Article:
Not only is food a life sustaining force, it also shapes societies and cultures. The very beginning of our existence can be traced back to our ancestor’s relationships with nature, between humankind and its perpetual hunt for food. Even now, the bond we share with food affects how & where we socialize, our moods, our thoughts and even the way we see ourselves & others. It both binds and divides us. At its best, food becomes a centerpiece that can forge relationships and resolve conflicts. At its worst, it pits us against ourselves and isolates us into nonexistence.
Considering its vast influence on our lives, it's quite normal for our relationship with food to expand and evolve as we age and change habits. Just like any other relationship, it should be treated with respect, mindfulness and the smallest bit of caution. When our relationship with food starts to take over our thoughts and behaviors in an invasive, detrimental way, it can quickly become a disorder. Although they have been historically documented in individuals for centuries, eating disorders were only added into the Diagnostic and Statistical Manual of Mental Health Disorders in 1980. Binge Eating Disorder, one of the most common eating disorders, was only introduced in 2013.
The most common eating disorders, and perhaps most easily recognizable in the United States, include: Anorexia Nervosa, Bulimia, Binge Eating Disorder and Orthorexia Nervosa. Most eating disorders typically manifest and are diagnosed in early adolescence and young adulthood. Despite popular portrayals, eating disorders can be found in both men and women and can recur sporadically throughout different stages of life.
Today, we’ve come to discover that the occurrence of eating disorders has doubled since the 1960s and can be found in increasingly younger age groups. A few rare cases have shown children as young as seven being treated for eating disorders. According to a recent study, forty percent of 9-year-old girls have admitted to partaking in some form of dieting and even 5-year-olds have admitted to being concerned about diets. These concerning statistics have served as a wakeup call for both mainstream media and mental health communities for how current society is affecting our mental health and its relationship to food.
It should also be noted, although it may not be a surprise to anyone who has suffered or knows someone who has suffered from an eating disorder, that eating disorders are normally accompanied by secondary mental health illnesses such as anxiety, obsessive compulsive behavior and depression.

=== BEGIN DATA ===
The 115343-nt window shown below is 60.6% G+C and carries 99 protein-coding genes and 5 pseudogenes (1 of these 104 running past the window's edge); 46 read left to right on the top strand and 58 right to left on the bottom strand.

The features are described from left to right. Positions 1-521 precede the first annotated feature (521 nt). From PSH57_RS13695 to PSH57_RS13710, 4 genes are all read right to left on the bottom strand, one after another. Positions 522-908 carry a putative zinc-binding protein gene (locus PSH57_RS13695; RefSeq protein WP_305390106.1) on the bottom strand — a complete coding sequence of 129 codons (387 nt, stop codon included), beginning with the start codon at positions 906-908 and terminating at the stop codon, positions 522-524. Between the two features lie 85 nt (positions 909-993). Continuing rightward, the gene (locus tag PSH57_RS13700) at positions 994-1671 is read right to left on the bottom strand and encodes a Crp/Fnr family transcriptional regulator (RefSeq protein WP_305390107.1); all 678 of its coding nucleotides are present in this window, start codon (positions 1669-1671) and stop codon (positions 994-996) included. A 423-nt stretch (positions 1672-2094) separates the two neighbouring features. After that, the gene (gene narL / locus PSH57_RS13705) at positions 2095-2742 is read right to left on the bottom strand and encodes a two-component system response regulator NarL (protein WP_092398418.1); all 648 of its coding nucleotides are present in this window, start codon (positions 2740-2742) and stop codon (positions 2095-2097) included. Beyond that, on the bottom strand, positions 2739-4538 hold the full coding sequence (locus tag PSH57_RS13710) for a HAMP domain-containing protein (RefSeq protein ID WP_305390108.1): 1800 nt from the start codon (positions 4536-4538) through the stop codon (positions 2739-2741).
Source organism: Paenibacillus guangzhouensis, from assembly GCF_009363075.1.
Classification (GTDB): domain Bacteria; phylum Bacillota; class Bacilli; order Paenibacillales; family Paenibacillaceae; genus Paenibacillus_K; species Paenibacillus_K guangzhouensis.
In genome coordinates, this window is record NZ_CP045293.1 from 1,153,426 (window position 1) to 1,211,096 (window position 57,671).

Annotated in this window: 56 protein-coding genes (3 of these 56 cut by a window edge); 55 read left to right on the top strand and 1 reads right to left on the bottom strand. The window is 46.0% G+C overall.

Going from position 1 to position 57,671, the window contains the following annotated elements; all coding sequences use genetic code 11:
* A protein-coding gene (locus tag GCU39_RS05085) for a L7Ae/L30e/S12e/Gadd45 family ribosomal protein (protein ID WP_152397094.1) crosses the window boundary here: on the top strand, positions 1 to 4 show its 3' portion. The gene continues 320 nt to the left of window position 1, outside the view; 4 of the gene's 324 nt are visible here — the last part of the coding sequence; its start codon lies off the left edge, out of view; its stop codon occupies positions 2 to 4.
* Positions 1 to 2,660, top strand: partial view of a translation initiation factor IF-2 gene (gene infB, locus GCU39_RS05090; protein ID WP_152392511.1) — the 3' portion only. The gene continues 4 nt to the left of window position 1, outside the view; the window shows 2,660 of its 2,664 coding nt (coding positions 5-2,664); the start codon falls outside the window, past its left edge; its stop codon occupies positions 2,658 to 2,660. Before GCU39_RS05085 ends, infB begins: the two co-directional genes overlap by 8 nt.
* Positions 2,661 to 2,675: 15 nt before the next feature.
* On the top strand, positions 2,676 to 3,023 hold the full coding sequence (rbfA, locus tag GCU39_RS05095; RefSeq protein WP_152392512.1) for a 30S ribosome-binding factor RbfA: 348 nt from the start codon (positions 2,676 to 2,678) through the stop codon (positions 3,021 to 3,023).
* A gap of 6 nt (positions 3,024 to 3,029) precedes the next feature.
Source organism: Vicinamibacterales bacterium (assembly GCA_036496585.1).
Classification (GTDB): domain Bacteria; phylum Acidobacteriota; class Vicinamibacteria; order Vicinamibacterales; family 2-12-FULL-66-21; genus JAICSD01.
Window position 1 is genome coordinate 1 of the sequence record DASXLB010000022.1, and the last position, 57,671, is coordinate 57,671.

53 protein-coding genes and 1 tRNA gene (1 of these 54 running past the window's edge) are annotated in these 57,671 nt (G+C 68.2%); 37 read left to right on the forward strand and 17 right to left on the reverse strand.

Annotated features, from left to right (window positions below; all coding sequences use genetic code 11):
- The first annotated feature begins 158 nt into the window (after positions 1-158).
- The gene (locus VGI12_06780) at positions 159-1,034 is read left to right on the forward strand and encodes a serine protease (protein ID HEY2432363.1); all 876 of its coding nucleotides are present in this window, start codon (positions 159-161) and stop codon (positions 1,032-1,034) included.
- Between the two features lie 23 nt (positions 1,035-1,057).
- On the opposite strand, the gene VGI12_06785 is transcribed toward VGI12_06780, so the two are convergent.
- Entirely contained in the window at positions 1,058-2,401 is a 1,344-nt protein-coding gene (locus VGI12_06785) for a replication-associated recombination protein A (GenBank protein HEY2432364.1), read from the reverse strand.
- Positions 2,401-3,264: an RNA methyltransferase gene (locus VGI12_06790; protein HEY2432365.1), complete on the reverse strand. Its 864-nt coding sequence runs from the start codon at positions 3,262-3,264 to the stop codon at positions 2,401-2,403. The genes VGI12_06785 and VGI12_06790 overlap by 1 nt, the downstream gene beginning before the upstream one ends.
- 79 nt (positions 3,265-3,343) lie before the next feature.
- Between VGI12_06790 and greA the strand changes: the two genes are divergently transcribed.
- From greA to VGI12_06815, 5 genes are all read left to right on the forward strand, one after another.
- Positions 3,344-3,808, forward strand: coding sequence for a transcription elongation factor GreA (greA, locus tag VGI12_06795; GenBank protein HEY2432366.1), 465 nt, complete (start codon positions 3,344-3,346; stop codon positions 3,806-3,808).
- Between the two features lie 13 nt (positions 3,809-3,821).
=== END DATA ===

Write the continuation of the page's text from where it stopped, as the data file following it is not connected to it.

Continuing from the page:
Many of the behaviors associated with each of the eating disorder diagnoses can have dangerous and life-threatening impacts on both physical and psychological well-being. As such, it is important to learn to identify symptoms and behaviors associated with eating disorders in ourselves and in others. Most eating disorders are characterized by extreme emotions surrounding food, weight gain and body image. These emotions can result in extremely difficult disturbances and pervasive thoughts. Some symptoms to look out for that tend to be associated with eating disorders include the following: self-loathing feelings when it comes to food, restricting calorie intake, binging, purging, extreme exercise and an avoidance of social gatherings at which food will be served, amongst others.
Unfortunately, certain precursors to eating disorders have become so normalized in our culture, that we fail to recognize them as early signs for mental illness. Have you ever heard or thought: I am transitioning towards clean eating, I am cutting, I am bulking, or feeling guilty or depressed after eating a larger than normal meal? Have you ever established a ‘cheat meal’ or day and then felt embarrassed or ashamed after indulging?
These are all practices that have become commonplace in our thoughts and conversations but when talking about eating disorders, it’s important to distinguish mindfulness from obsession. Wanting to be healthier and striving to pay more attention to what you eat sounds like healthy, attainable goals on the surface but when things like: compulsive exercising, calorie counting, binging, measuring, weight tracking and restrictive dieting start to become the means to achieving these goals, it’s likely that your relationship with food has ventured into dangerous territory.
The journey to recovery from eating disorders is twofold. Unlike most addictions, food addiction is not something you can just quit. We need food, we need sustenance and nutrition to nurture our bodies and our minds. Reconciling the physical injury to our bodies with the mental illness that inflicts it is no easy task. But despite their severity, eating disorders are treatable and earlier diagnosis and intervention often leads to better outcomes. The most effective and long-lasting treatment for an eating disorder is some form of psychotherapy or counseling, coupled with careful attention to medical and nutritional needs. Ideally, whatever treatment is offered should be tailored to the individual. This would vary according to both the severity of the disorder and the patient's individual problems, needs and strengths.
Treatment must address the eating disorder symptoms and medical consequences, as well as psychological, biological, interpersonal and cultural forces that contribute to or maintain the eating disorder.